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How far and in what ways do you feel that Macbeth explores the conflict between good and evil?

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Introduction

How far and in what ways do you feel that Macbeth explores the conflict between good and evil? The play deals with enormous acts of evil, Macbeth is at the root of all those evils and at the end of the play, Macbeth is destroyed. To the audience, this play appears to be the basic and rather ancient conflict between good and evil - where good always wins. However, to explore this further, I feel it is important to define evil, as there are many different definitions. Evil ~ 1. Bad, harmful; 'the evil one'. The devil, believed to do material harm. The Oxford Concise Dictionary. There is nothing at all theatrical about the presentation of Macbeth's character. He does not confide in us or seek to establish any cosy relationship with the audience. There is nothing in Macbeth's character or conduct, which invites us to see any black humour in the play (other than the brief scene with the porter). Instead there is an astonishingly penetrating development of Macbeth's character. The focus here is directly upon what he is thinking and feeling, why he acts the way he does, and what consequences his own evil brings about upon himself. Macbeth is one of Shakespeare's most compelling characters, and the play is, of all Shakespeare's great tragedies, the one, which responds most immediately to character analysis. ...read more.

Middle

Act 2.5 This shows that Lady Macbeth still wants to go to heaven, and she believes in God - the opposite to the evil that she is thinking of. She wants to have it both ways, a successful husband and a place in heaven - but she knows that if she commits the murder of Duncan, then she can never repent. Lady Macbeth plants the seed of murdering King Duncan in Macbeth's mind. "Look like the innocent flower, But be the serpent under't." The language Shakespeare uses here is significant, the flower is associated with beauty and goodness while the snake is associated with evil. The association with a snake would have been especially strong because in the bible the serpent is seen as an evil being. These comparisons to bible characters would also have shocked Elizabethan audiences, as they believed in heaven and hell. Macbeth is in the middle between good and evil. He is evil because as soon as he hears the prophecies, he thinks of killing Duncan - which is an evil thought. But he is also good because the thoughts of killing Duncan makes him feel sick. The same is true with Lady Macbeth. She knows good is in her, but she tries to stop the good in Act 2.5 ll. ...read more.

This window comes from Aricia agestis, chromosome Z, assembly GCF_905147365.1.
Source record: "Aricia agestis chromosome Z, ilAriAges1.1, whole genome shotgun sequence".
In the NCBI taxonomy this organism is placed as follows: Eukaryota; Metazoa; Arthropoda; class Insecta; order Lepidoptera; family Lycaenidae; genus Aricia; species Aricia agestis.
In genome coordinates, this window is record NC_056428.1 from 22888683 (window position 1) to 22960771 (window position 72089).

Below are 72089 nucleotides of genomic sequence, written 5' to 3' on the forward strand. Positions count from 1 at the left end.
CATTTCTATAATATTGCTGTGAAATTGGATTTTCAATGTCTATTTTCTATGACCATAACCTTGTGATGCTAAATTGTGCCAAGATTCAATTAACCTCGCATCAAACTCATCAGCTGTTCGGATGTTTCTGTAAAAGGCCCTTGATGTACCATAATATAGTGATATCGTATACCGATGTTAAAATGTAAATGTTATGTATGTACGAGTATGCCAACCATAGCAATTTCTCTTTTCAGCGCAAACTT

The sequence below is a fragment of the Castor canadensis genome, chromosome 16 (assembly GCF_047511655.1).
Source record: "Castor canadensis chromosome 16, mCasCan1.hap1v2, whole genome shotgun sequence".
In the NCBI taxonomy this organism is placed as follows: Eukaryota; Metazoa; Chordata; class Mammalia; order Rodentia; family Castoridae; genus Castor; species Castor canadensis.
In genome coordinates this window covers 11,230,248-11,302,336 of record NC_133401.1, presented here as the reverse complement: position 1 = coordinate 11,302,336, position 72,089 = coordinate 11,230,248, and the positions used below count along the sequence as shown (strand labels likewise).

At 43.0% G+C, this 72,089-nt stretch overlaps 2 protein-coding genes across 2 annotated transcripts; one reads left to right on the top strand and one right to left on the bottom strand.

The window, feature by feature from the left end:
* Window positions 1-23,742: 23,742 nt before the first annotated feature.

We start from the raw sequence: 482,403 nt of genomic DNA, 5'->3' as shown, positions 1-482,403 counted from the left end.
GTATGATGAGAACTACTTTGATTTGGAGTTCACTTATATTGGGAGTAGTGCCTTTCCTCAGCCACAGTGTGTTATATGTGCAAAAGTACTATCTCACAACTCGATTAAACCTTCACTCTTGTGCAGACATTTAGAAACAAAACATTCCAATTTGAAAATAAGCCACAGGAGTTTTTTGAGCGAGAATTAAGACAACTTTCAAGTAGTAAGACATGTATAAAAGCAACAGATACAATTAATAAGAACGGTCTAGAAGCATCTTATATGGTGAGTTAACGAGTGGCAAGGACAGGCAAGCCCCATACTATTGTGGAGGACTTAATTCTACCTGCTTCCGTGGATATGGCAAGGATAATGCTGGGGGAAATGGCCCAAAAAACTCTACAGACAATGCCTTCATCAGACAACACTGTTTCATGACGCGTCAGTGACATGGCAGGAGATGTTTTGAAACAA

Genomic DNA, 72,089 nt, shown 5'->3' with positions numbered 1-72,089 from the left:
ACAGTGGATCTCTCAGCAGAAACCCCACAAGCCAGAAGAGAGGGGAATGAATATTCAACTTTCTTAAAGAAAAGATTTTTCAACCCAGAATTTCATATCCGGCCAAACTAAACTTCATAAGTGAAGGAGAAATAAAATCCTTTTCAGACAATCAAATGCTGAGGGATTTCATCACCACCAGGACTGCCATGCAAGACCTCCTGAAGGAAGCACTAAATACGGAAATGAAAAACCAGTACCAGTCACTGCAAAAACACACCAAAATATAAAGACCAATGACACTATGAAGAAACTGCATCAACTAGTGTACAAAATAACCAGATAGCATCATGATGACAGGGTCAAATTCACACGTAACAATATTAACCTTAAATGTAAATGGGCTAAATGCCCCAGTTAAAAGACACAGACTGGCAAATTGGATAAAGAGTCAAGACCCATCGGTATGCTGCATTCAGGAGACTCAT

Conclusion

Macbeth then tells him, in basic terms, we will speak later, and if you stay on my side, you will get something in return! Banquo doesn't rubbish Macbeth's suggestion in so many words. While he should have said something along the lines of 'we won't talk about the witches, because we already have a king'. He says 'I'll listen to you, but only if I don't lose any honour over it'. This is Banquo's way of keeping his options open. He is not making a moral choice, but sitting in the middle, waiting to see which is the best deal for him! After Duncan's murder, Banquo acts upset at first, but then says very little. He is taking in the situation. When Lady Macbeth faints, to take some of the heat off Macbeth - it is Banquo who draws attention to her. And it is him who suggests that they all get dressed and meet a little while later - again, to take the heat off Macbeth, at the moment when Macbeth is being almost interrogated by Malcolm. In Act 3.1 Banquo basically accuses Macbeth of killing Duncan. Saying; "Thou hast it now: King, Cawdor, Glamis, all As the weird women promised; and I fear Thou playedst most foully for't." Act 3.1 ll. 1-3. However, Banquo letting Macbeth know that he knew what was going on, was by no means his way of saying, 'you're time is up'. ...read more.

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